RAS Mutation Is an Early Event in the Development of the Follicular Variant of Papillary Carcinoma and May Predispose to Subsequent Genetic Alterations
B Deslouches, MN Nikiforova, L Niemeier, YE Nikiforov. University of Pittsburgh, Pittsburgh, PA
Background: The follicular variant of papillary thyroid carcinoma (FVPTC) is a common variant, which may be diagnostically challenging for pathologists. Histologically, these tumors frequently present with patchy, focally developed nucleic features of PTC intermixed with the areas of benign-appearing nuclei. The biology of these tumors is not fully defined, although about 40% of them have RAS mutations.
Design: We studied the distribution of RAS mutations in 8 FVPTC tumors with patchy expression of the nucleic features of PTC. In each tumor, five separate areas containing well-developed nucleic features and small, round, benign-appearing nuclei where separately microdissected and tested for RAS mutations. In addition, we used Affymetrix Genome-Wide Human SNP Array 6.0 analysis to determine the copy number change in 6 FVPTC and matched normal tissues.
Results: In each of the 8 cases studied, all areas within the tumor, including those with benign-appearing nuclei, were positive for RAS mutation, indicating that it represents an early event in tumor development. The SNP array analysis of 5 additional FVPTC with diffusely present nuclear features revealed on average 318 chromosomal regions of amplification and 124 regions of deletion per tumor. One of the frequently deleted region was on 21q21.1, which was previously found to be deleted in lung cancer. It contains the USP25 gene as well as several microRNA genes. One of those miRNAs is miR99a, which we found to be 4-fold downregulated in the RAS-positive FVPTC tumors.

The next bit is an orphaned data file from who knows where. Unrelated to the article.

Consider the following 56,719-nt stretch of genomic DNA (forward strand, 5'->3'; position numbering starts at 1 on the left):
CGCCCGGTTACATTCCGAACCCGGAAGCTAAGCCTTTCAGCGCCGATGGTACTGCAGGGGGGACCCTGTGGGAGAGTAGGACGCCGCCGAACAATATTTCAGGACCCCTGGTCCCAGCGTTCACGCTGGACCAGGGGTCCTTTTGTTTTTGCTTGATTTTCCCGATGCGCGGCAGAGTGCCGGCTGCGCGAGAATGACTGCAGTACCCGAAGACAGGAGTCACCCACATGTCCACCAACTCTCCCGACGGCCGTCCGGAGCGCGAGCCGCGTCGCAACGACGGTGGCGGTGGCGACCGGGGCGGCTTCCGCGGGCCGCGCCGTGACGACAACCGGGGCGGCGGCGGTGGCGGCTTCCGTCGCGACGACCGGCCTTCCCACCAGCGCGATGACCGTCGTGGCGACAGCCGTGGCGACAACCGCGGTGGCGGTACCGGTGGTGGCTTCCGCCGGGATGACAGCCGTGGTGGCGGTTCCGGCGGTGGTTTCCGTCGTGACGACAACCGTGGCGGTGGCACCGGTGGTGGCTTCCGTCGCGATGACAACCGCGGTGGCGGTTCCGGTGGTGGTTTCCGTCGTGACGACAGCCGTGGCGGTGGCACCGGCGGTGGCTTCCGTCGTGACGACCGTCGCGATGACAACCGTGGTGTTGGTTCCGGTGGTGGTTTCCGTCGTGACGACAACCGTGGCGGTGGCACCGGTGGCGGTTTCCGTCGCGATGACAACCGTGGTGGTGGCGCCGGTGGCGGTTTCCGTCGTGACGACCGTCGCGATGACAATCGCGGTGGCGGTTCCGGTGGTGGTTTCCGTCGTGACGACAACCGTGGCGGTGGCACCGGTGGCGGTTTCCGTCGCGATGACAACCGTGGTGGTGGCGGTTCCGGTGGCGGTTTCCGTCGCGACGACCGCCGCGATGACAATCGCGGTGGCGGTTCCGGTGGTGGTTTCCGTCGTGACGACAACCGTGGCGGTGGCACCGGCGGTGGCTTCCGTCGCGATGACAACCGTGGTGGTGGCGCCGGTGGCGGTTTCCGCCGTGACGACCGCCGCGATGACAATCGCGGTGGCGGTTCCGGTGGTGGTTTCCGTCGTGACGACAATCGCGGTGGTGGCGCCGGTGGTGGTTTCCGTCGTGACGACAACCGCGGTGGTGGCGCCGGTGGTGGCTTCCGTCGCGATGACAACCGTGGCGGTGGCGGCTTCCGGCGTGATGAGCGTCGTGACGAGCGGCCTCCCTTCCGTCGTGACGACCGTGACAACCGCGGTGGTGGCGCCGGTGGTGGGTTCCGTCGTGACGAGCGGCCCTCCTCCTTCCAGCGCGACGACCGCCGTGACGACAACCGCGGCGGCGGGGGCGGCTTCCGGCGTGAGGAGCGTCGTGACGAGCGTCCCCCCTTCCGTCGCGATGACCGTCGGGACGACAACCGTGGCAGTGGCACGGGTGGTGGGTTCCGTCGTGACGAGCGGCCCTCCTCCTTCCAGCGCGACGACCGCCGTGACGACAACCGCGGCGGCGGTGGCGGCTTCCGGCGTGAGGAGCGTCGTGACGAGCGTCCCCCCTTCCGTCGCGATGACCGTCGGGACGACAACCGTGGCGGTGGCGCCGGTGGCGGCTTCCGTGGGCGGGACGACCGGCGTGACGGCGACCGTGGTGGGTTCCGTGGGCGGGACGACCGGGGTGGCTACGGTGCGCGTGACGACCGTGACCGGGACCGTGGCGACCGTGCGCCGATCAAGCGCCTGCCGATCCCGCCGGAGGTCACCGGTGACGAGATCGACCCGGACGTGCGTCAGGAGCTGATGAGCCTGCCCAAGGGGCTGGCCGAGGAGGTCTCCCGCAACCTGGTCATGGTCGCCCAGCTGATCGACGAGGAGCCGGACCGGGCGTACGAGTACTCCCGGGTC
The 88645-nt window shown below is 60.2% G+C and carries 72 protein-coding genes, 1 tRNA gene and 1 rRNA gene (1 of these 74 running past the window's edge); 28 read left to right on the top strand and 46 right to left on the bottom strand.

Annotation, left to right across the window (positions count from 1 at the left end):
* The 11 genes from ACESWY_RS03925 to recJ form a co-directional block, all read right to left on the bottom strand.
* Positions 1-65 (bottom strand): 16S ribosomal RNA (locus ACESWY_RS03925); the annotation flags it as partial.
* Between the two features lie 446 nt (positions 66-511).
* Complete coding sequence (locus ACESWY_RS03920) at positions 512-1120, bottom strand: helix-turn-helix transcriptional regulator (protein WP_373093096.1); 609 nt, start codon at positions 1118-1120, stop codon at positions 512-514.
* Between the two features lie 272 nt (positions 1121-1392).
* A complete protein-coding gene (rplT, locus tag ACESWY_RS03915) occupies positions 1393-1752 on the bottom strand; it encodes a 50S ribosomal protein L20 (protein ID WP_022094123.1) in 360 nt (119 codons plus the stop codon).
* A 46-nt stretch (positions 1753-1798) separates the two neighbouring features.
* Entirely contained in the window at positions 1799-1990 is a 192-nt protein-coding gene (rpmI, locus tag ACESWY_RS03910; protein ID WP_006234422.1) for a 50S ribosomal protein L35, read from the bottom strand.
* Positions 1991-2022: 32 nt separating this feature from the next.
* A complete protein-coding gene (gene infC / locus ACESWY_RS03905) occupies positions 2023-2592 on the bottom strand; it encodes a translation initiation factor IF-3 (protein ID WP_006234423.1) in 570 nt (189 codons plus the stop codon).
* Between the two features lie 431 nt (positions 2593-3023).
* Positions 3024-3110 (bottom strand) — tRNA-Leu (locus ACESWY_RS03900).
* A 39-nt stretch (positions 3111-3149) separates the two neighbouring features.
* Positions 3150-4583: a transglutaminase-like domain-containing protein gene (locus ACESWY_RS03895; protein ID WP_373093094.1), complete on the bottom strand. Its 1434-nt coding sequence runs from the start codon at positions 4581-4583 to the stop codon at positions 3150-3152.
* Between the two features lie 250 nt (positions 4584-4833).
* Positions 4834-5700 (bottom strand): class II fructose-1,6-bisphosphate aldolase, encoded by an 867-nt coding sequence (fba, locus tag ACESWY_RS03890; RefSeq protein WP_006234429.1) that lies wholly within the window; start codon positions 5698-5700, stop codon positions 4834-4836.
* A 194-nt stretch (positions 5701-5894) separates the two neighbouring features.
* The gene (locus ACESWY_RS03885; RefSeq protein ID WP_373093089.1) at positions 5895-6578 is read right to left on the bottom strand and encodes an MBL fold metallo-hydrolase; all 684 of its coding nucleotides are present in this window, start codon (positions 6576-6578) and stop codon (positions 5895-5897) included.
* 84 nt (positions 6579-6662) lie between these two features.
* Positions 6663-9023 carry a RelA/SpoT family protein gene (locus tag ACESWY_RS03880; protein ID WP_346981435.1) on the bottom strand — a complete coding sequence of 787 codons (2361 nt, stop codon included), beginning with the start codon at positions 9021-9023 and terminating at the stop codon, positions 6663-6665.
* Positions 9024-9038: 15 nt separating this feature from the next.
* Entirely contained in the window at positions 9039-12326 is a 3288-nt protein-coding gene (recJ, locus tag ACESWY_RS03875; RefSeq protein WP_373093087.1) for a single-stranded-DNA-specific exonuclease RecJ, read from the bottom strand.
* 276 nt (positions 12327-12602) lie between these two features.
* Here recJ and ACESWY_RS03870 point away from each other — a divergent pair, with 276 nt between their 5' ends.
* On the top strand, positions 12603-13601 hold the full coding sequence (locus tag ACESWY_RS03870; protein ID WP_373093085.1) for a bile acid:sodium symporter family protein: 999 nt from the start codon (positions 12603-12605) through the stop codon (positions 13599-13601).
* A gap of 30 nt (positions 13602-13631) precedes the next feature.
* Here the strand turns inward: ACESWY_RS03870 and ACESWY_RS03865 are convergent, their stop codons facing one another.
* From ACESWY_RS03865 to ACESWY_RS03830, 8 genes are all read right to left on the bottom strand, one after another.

Conclusions: These findings indicate that RAS mutation is an early event in the development of FVPTC and present in the tumor areas with no well developed nuclear features of PTC. The RAS-positive tumors appear to be prone to subsequent genetic alterations, including multiple amplifications and deletions that may involve carcinogenic genes and miRNAs.
Tuesday, March 23, 2010 1:00 PM
Poster Session IV # 47, Tuesday Afternoon